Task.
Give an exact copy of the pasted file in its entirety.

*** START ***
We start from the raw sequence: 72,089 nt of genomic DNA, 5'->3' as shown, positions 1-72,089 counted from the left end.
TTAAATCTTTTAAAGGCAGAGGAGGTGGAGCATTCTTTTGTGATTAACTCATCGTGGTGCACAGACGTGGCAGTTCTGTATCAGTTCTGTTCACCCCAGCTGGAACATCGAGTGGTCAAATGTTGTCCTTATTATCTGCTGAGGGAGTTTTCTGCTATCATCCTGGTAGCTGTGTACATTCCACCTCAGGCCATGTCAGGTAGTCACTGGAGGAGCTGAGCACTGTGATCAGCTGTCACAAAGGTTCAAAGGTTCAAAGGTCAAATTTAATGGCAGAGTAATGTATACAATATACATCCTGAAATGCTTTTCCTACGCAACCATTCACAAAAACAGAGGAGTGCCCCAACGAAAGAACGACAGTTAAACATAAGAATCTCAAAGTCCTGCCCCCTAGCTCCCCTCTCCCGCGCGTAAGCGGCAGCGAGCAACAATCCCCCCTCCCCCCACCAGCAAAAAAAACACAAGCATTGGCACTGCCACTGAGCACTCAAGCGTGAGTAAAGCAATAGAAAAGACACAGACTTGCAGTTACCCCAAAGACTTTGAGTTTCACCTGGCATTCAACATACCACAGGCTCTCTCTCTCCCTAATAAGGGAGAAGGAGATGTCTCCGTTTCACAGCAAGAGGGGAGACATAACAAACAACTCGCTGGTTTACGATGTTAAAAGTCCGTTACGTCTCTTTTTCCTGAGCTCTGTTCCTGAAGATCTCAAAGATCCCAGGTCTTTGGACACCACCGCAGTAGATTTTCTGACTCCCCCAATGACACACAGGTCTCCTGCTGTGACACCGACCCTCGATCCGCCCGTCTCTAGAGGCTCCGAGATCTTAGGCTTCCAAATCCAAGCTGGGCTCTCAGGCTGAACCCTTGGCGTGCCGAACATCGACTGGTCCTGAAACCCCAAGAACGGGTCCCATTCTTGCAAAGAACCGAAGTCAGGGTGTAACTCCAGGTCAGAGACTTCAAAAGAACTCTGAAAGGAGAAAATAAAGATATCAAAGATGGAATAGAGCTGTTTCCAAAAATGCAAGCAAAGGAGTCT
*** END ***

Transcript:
We start from the raw sequence: 72,089 nt of genomic DNA, 5'->3' as shown, positions 1-72,089 counted from the left end.
TTAAATCTTTTAAAGGCAGAGGAGGTGGAGCATTCTTTTGTGATTAACTCATCGTGGTGCACAGACGTGGCAGTTCTGTATCAGTTCTGTTCACCCCAGCTGGAACATCGAGTGGTCAAATGTTGTCCTTATTATCTGCTGAGGGAGTTTTCTGCTATCATCCTGGTAGCTGTGTACATTCCACCTCAGGCCATGTCAGGTAGTCACTGGAGGAGCTGAGCACTGTGATCAGCTGTCACAAAGGTTCAAAGGTTCAAAGGTCAAATTTAATGGCAGAGTAATGTATACAATATACATCCTGAAATGCTTTTCCTACGCAACCATTCACAAAAACAGAGGAGTGCCCCAACGAAAGAACGACAGTTAAACATAAGAATCTCAAAGTCCTGCCCCCTAGCTCCCCTCTCCCGCGCGTAAGCGGCAGCGAGCAACAATCCCCCCTCCCCCCACCAGCAAAAAAAACACAAGCATTGGCACTGCCACTGAGCACTCAAGCGTGAGTAAAGCAATAGAAAAGACACAGACTTGCAGTTACCCCAAAGACTTTGAGTTTCACCTGGCATTCAACATACCACAGGCTCTCTCTCTCCCTAATAAGGGAGAAGGAGATGTCTCCGTTTCACAGCAAGAGGGGAGACATAACAAACAACTCGCTGGTTTACGATGTTAAAAGTCCGTTACGTCTCTTTTTCCTGAGCTCTGTTCCTGAAGATCTCAAAGATCCCAGGTCTTTGGACACCACCGCAGTAGATTTTCTGACTCCCCCAATGACACACAGGTCTCCTGCTGTGACACCGACCCTCGATCCGCCCGTCTCTAGAGGCTCCGAGATCTTAGGCTTCCAAATCCAAGCTGGGCTCTCAGGCTGAACCCTTGGCGTGCCGAACATCGACTGGTCCTGAAACCCCAAGAACGGGTCCCATTCTTGCAAAGAACCGAAGTCAGGGTGTAACTCCAGGTCAGAGACTTCAAAAGAACTCTGAAAGGAGAAAATAAAGATATCAAAGATGGAATAGAGCTGTTTCCAAAAATGCAAGCAAAGGAGTCT